World events have created a significant polarising effect within commerce, industry and the service sector. The lines have been drawn between those companies who can operate with a dispersed remote team and those who can’t.
Across the UK, manufacturing sites had to make difficult decisions based both on the economic situation but also the health needs of their workforce.
For some, the decisions revolved around scaling back operations and not having as many personnel in their premises.
For others, they had to actually recruit more employees to meet the demand for their products when the message to keep people at home was drumming loud and clear.
It will not always be this way.
Moving towards a reliance on machines
Even before the pandemic, the manufacturing landscape of the future was set for change thanks to the rapid advancement in digital workplace software. So what will manufacturing look like in five or ten years?
Of course, it will increasingly rely on AI, robotics, and automation to streamline, speed up and economise production lines.
The Industrial Internet of Things (IIoT) supports this, and data will be driving ever more functions and tasks. Employees will be needed less and less to actually deliver processes and instead they will oversee them.
Will the human workforce control this from a series of devices using digital workplace software, by having a presence on the factory floor?
Where will the overseers be?
The truth is that manufacturing of the future may not even require this level of proximity.
It could well be that production in a factory can be controlled and monitored from anywhere in the world.
From this basis, manufacturing leaders can run multiple production lines, in various locations, efficiently and around the clock without leaving their office.
Autonomous technology picks and transports inventory and feeds machines. Robotics move goods around, pack and load delivery vehicles. Notifications alert managers to issues at any point in the line, diagnostics highlight the issue, and then programming in new instructions solves it. Though a technician will have to be sent in for any lingering recalibration tasks that have to be done manually.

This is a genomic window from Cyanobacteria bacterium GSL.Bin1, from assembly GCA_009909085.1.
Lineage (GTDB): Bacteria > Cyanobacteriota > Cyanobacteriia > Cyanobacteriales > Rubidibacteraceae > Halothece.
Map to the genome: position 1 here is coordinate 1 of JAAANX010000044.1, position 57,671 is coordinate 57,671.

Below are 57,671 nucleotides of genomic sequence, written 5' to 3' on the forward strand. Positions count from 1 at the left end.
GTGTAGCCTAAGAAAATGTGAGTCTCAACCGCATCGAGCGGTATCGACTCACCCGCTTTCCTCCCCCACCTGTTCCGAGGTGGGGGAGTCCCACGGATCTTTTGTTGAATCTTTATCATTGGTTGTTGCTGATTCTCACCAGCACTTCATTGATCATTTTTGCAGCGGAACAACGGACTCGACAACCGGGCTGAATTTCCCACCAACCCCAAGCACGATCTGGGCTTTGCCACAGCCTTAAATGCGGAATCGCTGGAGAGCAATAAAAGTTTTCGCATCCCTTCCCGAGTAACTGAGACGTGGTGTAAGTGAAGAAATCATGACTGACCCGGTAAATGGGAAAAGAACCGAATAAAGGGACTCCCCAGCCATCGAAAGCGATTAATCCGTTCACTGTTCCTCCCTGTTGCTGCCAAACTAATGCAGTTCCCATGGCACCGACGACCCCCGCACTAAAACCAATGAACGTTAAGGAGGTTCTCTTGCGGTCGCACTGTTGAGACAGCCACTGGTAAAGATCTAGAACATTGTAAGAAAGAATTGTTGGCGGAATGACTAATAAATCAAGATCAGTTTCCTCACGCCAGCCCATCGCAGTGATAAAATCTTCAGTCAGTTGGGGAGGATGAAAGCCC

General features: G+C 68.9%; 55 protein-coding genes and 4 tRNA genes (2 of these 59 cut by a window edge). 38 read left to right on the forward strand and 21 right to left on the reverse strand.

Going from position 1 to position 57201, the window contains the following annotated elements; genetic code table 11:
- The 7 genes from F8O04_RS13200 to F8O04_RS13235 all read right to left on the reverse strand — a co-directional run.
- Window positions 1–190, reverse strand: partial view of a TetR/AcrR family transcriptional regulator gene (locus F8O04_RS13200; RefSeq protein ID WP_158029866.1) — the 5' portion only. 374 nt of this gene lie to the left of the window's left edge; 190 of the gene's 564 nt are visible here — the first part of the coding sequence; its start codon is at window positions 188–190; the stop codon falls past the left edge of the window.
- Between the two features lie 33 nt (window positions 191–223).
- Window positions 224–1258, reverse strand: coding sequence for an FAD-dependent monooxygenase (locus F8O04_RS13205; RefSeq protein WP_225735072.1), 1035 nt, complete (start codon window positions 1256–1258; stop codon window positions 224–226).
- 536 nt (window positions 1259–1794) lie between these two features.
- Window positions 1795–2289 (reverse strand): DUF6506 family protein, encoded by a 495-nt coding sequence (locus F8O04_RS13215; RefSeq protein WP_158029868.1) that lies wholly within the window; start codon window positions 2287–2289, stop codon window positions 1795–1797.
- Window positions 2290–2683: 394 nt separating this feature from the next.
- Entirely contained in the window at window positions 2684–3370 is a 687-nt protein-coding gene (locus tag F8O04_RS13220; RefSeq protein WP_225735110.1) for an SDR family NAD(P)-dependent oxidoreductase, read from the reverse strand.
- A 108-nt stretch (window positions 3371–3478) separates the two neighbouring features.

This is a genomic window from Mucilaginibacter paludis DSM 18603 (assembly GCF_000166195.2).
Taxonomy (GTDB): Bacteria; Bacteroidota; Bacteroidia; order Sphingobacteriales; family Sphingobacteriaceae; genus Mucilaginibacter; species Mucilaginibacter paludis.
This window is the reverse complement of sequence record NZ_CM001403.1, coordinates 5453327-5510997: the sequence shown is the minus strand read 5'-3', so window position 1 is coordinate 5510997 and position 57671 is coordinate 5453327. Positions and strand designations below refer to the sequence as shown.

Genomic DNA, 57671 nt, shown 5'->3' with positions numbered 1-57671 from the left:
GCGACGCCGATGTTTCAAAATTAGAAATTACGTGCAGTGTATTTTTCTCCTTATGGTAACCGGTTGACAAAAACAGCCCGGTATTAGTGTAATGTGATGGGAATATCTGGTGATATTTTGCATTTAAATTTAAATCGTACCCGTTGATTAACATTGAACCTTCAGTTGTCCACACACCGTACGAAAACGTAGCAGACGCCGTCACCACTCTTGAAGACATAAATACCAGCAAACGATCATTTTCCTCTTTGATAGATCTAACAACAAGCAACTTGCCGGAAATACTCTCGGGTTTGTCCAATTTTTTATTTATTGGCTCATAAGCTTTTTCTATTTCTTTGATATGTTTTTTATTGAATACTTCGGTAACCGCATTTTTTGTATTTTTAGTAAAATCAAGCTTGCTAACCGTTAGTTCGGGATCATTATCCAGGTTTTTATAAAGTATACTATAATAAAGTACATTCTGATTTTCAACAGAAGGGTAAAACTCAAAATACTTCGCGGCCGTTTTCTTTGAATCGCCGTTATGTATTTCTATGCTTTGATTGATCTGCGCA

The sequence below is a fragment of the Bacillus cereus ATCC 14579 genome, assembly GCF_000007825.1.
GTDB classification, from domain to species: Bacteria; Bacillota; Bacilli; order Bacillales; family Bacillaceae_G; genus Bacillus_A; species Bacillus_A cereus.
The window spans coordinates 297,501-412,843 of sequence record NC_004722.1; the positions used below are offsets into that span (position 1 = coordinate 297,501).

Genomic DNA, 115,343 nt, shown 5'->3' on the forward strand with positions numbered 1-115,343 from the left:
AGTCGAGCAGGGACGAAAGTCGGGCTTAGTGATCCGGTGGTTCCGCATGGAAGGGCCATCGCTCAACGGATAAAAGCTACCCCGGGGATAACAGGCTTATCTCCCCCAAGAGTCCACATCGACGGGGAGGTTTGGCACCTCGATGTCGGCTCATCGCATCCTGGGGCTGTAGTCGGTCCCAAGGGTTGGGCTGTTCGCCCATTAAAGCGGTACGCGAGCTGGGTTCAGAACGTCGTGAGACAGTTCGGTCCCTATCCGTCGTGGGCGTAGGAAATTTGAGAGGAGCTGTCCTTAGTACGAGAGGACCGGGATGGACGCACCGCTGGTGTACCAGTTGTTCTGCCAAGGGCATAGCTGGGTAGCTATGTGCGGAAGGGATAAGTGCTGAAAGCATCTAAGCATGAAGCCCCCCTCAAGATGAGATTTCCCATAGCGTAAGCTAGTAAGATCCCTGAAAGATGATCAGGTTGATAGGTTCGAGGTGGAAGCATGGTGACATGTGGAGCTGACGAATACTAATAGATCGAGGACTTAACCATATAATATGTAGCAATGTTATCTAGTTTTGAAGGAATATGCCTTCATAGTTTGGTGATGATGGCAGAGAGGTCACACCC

The notifications of problems or order specifications and changes won’t even need to be on a centralised computer system of course. They could appear on the manager’s wearable technology during their morning jog or lunch meeting with business contacts.
Perhaps to illustrate instructions to the tech team, the manager will then send a file containing an augmented reality image, so they can work through the issue ‘virtually’ before going on site.
This may all sound far fetched, but it’s already beginning to take shape now.
What’s the future manufacturing role for humans?
Where does this leave your employees? Are the human-less factories that science fiction novels foretold on their way, with manufacturing sites entirely run by robots?
This is why STEM study and upskilling is so vital to businesses, and brings us back to the subject of remote working in an industrial sector. However, future employees will not all be programmers, technicians and data analysts.
Manufacturing employees of the future could also be working from home. It is possible that they – like many of the service industry peers – can fulfil their roles and responsibilities entirely digitally.
From their work device, they can log onto a secure intranet system and complete their tasks for the day. Anything new they need to assimilate would come from an integrated learning management system.
What roles will they play? Marketing and sales will always pivot on relationship building, even if AI develops highly sophisticated negotiating skills and contractual arrangements become automated.
Equally, it seems likely that negotiating with suppliers and building those relationships will perennially require the human touch.
Your living, breathing personnel will also still have crucial seats within project management teams; collaborating digitally to problem solve, manage resources, check productions schedules and orchestrate mobile remote workers or other logistics.
Managers will also be needed to collaborate on the best use of predictive data, and to agree on business developments and find new opportunities too.
In effect, the manufacturing workforce of the future will not be manufacturing operatives. They will be part of the service sector, using digital workforce systems to support technology, which fulfils all manufacturing processes.
How to build a factory of the future
These musings about the future of manufacturing are important. They enable forward-looking organisations to start sketching out business models for growth and development.
The signs are clear that having control and transparency over business operations, from a distance, is now imperative for all sectors of industry and commerce.
It starts with making sure that you have enough staff who are confident and competent in using emerging technology, willing and able to be flexible, and constantly learning new techniques and data skills. In other words, a technologically intelligent team.
You also need to invest in a scalable and adaptable digital workplace software. With systems and tools that match your business operations now, but which also open windows to new ways of working. Ways that enable greater productivity and profitability, but which also get global manufacturing ready to cope with anything.